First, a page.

Saturday, January 01, 2005

Israeli President Moshe Katsav admits what other Jewish leaders won't: We've failed our children


At 10:28 PM, Blogger jewishwhistleblower said...

Katsav: We neglect our children
Jerusalem Post
Dec. 27, 2004

"The State of Israel has not carried out its obligation to its children," President Moshe Katsav said Monday after perusing the National Council for the Child's 13th annual report on Children in Israel.

A statistical compendium of almost every category that affects the conditions under which children are raised in Israel, the 556-page report is the largest and most comprehensive to date. Some of the many areas covered are children who have no permanent legal status, those given up for adoption, minors forced into marriage, and children who were victims of terror, accidents, or physical, mental or sexual abuse.

In presenting the report to Katsav, NCC director-general Dr. Yitzhak Kadman apologized, stating that when he had presented the previous report last year, Katsav had asked him to come back with a more favorable report this year. "I'm sorry we didn't succeed," said Kadman, who referred to the report as "a mirror with a most unflattering image of Israeli society."

Urging society not to break the mirror because it doesn't like what it sees, Kadman said that it would be much more productive to try to improve the image.

From 1998 to 2003, there was a 35 percent increase in the number of files of criminal offenses against children, rising from 6,370 to 8,900. Of these, more than 65% were committed within the family.

Statistics published five weeks ago indicate that every third child in Israel lives below the poverty line.

Relating to this indictment of Israel's welfare system, Kadman said: "We will not improve the economy on the backs of these children, whose condition is not a decree from heaven but something for which we are responsible."

Kadman noted that too often when people speak of children it is in some kind of future abstract. "We have to think of them in the present. It is both our obligation and our privilege to take care of them," he said.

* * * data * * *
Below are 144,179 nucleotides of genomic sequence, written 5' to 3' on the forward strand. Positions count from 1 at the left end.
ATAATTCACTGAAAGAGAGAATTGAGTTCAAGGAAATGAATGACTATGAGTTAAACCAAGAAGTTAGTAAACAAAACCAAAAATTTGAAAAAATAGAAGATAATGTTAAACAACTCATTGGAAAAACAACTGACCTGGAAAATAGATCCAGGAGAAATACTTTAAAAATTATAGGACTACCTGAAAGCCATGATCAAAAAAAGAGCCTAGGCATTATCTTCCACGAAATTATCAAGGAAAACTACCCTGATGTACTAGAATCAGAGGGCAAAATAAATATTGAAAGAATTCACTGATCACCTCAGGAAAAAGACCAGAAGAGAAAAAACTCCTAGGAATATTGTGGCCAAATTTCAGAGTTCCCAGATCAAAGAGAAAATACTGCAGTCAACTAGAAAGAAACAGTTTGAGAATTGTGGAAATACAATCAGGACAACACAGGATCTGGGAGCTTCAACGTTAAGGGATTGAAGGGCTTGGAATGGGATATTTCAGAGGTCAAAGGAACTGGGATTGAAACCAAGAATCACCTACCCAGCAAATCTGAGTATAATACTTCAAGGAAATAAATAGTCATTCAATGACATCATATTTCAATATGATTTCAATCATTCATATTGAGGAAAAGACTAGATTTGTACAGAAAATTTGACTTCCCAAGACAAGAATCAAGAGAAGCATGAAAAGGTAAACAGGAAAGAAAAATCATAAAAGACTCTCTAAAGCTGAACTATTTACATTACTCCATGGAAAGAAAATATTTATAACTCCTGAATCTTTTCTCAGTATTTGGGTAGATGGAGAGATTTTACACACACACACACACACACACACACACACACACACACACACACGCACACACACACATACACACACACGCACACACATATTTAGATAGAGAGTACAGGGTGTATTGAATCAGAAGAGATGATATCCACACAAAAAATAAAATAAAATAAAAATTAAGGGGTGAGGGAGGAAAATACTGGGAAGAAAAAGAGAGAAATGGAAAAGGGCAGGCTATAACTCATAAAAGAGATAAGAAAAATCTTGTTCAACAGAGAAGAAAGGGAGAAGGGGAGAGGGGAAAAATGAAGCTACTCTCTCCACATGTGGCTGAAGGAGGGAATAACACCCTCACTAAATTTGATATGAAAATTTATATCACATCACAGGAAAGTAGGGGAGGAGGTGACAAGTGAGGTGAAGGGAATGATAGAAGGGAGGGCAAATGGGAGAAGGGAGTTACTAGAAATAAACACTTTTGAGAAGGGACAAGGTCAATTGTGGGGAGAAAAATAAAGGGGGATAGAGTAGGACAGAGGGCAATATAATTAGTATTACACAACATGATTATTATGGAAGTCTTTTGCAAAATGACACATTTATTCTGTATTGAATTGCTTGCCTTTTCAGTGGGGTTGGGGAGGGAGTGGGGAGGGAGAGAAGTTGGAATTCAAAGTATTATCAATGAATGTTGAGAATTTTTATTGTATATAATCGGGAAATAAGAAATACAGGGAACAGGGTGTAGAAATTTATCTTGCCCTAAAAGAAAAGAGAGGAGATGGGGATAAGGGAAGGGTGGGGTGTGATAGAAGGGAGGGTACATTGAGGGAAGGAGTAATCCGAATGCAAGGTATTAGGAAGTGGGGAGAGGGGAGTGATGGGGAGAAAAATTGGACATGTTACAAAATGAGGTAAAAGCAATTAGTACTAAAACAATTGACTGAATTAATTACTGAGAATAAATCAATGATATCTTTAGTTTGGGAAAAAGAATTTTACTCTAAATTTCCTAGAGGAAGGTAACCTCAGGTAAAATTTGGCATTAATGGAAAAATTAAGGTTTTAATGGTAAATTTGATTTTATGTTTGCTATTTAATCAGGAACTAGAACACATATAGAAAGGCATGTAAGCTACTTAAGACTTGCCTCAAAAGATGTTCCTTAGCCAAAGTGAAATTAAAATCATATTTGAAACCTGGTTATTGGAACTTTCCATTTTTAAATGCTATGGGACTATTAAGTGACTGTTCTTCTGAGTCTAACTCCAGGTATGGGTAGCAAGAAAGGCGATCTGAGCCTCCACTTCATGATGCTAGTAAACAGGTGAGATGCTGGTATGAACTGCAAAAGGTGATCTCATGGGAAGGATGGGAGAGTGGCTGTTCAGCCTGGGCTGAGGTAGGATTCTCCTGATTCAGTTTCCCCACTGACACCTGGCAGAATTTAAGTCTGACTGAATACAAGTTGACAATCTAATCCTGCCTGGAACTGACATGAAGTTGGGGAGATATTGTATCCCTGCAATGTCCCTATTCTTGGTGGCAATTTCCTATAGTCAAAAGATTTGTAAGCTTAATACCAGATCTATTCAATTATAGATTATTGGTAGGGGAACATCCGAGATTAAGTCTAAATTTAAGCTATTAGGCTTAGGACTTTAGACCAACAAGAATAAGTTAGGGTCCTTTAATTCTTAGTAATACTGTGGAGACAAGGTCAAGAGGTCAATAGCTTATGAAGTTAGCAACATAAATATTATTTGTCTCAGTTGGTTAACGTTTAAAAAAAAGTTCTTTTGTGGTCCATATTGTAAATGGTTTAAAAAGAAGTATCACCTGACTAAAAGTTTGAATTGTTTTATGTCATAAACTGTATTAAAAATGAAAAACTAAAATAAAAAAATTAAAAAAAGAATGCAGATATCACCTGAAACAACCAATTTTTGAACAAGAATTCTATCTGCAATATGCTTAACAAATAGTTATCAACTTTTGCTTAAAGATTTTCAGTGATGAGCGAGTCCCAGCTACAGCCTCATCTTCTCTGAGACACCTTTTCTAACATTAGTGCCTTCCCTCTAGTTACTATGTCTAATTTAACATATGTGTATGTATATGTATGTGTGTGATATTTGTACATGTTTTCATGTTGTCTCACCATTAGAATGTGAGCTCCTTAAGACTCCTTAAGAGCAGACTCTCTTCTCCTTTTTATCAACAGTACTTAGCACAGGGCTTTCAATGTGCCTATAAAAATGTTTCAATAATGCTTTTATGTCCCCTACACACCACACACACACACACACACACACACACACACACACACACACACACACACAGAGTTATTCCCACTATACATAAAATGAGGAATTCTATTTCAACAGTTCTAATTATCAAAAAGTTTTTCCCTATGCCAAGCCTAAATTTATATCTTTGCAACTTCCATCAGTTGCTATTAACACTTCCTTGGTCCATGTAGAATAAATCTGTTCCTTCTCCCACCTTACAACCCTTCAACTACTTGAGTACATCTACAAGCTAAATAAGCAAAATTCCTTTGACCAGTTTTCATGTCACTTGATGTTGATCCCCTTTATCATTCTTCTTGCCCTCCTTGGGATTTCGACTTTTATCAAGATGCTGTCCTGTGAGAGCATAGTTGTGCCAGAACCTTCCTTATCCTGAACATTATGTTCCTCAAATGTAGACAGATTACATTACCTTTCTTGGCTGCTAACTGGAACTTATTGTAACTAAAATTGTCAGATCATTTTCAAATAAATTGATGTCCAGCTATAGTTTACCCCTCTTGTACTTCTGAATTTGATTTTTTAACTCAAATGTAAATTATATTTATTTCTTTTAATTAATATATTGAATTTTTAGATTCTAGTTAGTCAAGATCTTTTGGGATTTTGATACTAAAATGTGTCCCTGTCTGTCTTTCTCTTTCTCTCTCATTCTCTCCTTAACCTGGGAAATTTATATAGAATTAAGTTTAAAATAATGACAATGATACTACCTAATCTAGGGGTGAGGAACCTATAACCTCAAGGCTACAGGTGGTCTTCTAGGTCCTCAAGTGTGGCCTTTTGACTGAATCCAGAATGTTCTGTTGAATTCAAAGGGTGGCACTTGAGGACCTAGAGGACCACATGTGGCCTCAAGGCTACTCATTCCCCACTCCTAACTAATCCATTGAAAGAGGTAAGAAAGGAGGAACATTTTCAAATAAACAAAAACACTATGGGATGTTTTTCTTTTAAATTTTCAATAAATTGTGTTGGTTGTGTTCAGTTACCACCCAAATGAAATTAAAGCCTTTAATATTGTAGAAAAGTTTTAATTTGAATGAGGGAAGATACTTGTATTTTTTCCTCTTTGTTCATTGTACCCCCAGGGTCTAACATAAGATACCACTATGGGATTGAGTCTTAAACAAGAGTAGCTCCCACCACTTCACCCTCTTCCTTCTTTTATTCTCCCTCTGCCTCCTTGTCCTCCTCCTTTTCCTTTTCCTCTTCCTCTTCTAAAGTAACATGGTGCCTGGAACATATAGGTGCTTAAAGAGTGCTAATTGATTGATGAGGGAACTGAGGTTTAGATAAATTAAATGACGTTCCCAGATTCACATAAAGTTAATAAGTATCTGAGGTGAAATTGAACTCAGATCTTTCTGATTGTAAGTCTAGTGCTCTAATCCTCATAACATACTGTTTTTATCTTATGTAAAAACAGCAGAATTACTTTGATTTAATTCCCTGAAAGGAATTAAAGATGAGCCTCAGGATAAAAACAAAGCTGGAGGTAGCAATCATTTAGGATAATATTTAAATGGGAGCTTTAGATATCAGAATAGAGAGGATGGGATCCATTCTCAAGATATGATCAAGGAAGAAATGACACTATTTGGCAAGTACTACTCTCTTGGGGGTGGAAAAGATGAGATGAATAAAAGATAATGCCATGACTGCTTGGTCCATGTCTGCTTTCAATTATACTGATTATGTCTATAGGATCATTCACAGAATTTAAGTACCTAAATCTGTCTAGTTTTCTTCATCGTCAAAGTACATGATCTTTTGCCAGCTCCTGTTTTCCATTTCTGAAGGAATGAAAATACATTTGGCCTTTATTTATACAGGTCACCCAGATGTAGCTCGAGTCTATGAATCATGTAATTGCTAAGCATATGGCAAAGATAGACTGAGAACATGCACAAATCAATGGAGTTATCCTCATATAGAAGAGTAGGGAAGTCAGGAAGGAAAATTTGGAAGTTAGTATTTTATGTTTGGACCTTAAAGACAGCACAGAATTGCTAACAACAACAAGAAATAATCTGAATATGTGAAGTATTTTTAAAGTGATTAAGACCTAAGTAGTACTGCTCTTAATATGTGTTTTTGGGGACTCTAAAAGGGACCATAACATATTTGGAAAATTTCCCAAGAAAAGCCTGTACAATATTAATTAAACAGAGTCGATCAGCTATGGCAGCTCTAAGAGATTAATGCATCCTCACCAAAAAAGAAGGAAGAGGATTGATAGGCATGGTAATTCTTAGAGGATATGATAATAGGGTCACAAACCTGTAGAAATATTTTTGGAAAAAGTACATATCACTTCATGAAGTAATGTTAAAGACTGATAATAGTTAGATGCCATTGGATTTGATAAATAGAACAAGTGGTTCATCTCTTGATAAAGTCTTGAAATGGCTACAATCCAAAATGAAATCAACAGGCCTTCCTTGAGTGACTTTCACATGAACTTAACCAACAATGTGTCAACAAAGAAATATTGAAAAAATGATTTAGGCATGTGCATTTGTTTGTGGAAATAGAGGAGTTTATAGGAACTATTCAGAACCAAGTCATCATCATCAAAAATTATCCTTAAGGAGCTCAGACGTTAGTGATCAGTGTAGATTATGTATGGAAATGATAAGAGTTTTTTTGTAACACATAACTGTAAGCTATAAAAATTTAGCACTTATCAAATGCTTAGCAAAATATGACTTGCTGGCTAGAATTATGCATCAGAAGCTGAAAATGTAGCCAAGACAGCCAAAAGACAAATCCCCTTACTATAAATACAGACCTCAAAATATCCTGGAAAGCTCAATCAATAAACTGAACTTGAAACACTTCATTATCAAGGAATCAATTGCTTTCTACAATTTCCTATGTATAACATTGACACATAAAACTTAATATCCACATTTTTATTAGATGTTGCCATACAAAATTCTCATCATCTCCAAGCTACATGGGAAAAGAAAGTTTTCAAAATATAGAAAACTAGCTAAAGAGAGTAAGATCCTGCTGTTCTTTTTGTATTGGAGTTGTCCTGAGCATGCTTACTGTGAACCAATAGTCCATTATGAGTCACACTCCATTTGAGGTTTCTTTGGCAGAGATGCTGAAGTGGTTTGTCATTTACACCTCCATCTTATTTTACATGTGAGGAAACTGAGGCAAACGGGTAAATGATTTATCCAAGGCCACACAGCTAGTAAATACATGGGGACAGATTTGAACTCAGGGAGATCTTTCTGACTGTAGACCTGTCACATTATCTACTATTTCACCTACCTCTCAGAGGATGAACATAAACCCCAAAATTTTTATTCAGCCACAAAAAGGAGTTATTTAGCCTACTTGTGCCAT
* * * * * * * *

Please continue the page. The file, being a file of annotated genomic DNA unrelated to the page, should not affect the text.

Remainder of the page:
Kadman recalled that last year, on the basis of Katsav's response to the NCC report, Prime Minister Ariel Sharon had appointed a committee to look into ways of overcoming poverty.

"We all know what happens with committees in Israel," Kadman said to Katsav. "I entreat you to make every effort to influence the prime minister and the government not to rely on committees but to take concrete action." Kadman emphasized that the country has been for several weeks without a minister of social affairs.

At the end of 2003, there were 2,253,800 children in Israel, representing 33.4% of the population. Of the 150,000 children born in 2003, 71.5% were Jewish. The total percentage of Jewish children was 69.7.

In May 2004, there were 93,594 children and youths without permanent legal status. Of these 96.3% per cent had arrived in Israel on tourist visas that had expired.

From 2001 to 2003, there was a 13.7% increase in the number of minors who did not have full Israeli citizenship. The number leapt from 124,819 in 2001 to 141,919 in 2003. Approximately 71% of these youngsters are residents of east Jerusalem, while 29% or around 41,000 are offspring of foreign workers.

Katsav said that beyond the statistics, each child was worthy of a book about his or her life: the daily challenges, the fear of terrorism, the fact that Arab girls are forced to marry at age 16, the increase in violence, neglect, substance abuse and physical and psychological harm to children, plus the poverty. All this was intensely disturbing to him.

"I hope this report will serve as an SOS," he said, adding, "I'm ashamed to say that today's children are growing up in worse conditions than the circumstances in which I grew up in an immigrant transit camp."


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